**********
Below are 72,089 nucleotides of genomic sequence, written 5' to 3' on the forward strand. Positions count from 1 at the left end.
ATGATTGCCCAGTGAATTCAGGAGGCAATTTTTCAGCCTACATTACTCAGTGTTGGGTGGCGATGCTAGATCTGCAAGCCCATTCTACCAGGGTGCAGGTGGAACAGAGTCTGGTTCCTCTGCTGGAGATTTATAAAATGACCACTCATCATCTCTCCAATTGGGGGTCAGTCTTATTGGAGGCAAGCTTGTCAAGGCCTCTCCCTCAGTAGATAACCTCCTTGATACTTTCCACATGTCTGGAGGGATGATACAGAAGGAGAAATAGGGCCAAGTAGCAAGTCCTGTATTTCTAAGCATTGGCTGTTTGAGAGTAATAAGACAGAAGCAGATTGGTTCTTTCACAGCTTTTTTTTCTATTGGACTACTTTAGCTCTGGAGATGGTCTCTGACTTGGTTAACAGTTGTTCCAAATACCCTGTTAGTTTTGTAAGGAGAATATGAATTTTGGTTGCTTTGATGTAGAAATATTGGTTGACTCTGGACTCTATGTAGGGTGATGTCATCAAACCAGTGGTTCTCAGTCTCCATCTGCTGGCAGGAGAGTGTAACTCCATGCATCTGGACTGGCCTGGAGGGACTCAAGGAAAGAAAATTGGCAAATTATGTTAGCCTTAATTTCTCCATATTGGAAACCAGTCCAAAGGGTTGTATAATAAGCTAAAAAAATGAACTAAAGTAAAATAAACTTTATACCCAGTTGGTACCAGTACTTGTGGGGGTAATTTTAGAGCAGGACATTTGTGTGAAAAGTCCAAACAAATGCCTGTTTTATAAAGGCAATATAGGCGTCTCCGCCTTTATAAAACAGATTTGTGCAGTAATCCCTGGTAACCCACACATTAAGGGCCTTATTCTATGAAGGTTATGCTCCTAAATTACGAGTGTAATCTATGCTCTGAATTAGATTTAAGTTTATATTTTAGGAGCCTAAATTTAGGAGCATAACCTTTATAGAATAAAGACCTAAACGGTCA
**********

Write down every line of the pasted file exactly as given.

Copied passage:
Below are 72,089 nucleotides of genomic sequence, written 5' to 3' on the forward strand. Positions count from 1 at the left end.
ATGATTGCCCAGTGAATTCAGGAGGCAATTTTTCAGCCTACATTACTCAGTGTTGGGTGGCGATGCTAGATCTGCAAGCCCATTCTACCAGGGTGCAGGTGGAACAGAGTCTGGTTCCTCTGCTGGAGATTTATAAAATGACCACTCATCATCTCTCCAATTGGGGGTCAGTCTTATTGGAGGCAAGCTTGTCAAGGCCTCTCCCTCAGTAGATAACCTCCTTGATACTTTCCACATGTCTGGAGGGATGATACAGAAGGAGAAATAGGGCCAAGTAGCAAGTCCTGTATTTCTAAGCATTGGCTGTTTGAGAGTAATAAGACAGAAGCAGATTGGTTCTTTCACAGCTTTTTTTTCTATTGGACTACTTTAGCTCTGGAGATGGTCTCTGACTTGGTTAACAGTTGTTCCAAATACCCTGTTAGTTTTGTAAGGAGAATATGAATTTTGGTTGCTTTGATGTAGAAATATTGGTTGACTCTGGACTCTATGTAGGGTGATGTCATCAAACCAGTGGTTCTCAGTCTCCATCTGCTGGCAGGAGAGTGTAACTCCATGCATCTGGACTGGCCTGGAGGGACTCAAGGAAAGAAAATTGGCAAATTATGTTAGCCTTAATTTCTCCATATTGGAAACCAGTCCAAAGGGTTGTATAATAAGCTAAAAAAATGAACTAAAGTAAAATAAACTTTATACCCAGTTGGTACCAGTACTTGTGGGGGTAATTTTAGAGCAGGACATTTGTGTGAAAAGTCCAAACAAATGCCTGTTTTATAAAGGCAATATAGGCGTCTCCGCCTTTATAAAACAGATTTGTGCAGTAATCCCTGGTAACCCACACATTAAGGGCCTTATTCTATGAAGGTTATGCTCCTAAATTACGAGTGTAATCTATGCTCTGAATTAGATTTAAGTTTATATTTTAGGAGCCTAAATTTAGGAGCATAACCTTTATAGAATAAAGACCTAAACGGTCA